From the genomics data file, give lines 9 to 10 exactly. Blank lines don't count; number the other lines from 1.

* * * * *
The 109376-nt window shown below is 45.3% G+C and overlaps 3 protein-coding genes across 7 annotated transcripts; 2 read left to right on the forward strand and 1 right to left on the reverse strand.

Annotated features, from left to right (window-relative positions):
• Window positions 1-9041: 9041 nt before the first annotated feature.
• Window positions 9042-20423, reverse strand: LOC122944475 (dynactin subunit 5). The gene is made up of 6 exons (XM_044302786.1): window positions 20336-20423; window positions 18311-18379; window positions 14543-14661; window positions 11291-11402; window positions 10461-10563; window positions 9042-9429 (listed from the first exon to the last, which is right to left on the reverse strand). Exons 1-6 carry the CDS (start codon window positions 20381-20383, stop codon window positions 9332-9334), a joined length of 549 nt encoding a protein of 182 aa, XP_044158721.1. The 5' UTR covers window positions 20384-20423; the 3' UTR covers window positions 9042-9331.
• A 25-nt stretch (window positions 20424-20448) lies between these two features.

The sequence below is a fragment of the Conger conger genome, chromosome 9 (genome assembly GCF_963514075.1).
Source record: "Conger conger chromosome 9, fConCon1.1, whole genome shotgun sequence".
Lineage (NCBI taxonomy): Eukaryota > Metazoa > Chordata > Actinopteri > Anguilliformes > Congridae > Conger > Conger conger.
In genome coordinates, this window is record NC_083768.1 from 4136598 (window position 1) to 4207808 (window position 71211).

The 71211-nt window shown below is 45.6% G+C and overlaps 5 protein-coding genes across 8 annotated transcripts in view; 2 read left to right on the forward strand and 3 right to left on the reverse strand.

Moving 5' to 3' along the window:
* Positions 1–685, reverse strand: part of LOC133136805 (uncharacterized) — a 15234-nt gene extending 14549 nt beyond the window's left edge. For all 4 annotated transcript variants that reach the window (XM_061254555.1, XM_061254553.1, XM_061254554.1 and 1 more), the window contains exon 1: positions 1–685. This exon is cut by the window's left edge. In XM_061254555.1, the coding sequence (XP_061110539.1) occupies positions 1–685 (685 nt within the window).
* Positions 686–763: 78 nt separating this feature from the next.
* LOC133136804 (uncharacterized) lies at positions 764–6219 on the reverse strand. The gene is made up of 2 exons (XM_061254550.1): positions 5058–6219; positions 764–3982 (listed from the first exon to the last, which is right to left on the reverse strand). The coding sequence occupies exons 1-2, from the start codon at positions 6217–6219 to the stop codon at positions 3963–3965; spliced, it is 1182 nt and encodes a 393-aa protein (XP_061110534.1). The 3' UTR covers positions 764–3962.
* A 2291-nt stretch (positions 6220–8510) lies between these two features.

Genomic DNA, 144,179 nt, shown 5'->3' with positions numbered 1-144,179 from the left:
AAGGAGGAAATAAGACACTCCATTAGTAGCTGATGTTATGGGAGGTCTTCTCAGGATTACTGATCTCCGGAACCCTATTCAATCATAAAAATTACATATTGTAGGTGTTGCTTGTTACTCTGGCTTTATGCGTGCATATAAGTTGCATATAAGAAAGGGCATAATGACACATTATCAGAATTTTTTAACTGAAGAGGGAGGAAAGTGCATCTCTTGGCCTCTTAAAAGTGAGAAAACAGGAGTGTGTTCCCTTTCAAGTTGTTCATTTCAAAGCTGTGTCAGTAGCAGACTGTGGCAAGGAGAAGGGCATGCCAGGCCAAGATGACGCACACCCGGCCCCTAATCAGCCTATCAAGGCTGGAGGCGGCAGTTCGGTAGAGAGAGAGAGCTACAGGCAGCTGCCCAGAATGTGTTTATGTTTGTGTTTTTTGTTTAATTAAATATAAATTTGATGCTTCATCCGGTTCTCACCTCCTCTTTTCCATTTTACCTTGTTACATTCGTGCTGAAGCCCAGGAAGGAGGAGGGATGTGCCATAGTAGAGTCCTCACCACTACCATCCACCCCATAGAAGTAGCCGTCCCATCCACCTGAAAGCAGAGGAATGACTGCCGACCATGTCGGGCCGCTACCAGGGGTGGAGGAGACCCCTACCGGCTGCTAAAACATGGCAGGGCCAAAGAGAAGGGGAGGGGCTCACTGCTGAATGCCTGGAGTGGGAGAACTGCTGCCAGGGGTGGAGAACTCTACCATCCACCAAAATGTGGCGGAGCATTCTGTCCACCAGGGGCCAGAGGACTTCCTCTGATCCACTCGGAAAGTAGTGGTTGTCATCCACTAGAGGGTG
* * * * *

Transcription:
In genome coordinates, this window is record NC_083768.1 from 4136598 (window position 1) to 4207808 (window position 71211).

The 71211-nt window shown below is 45.6% G+C and overlaps 5 protein-coding genes across 8 annotated transcripts in view; 2 read left to right on the forward strand and 3 right to left on the reverse strand.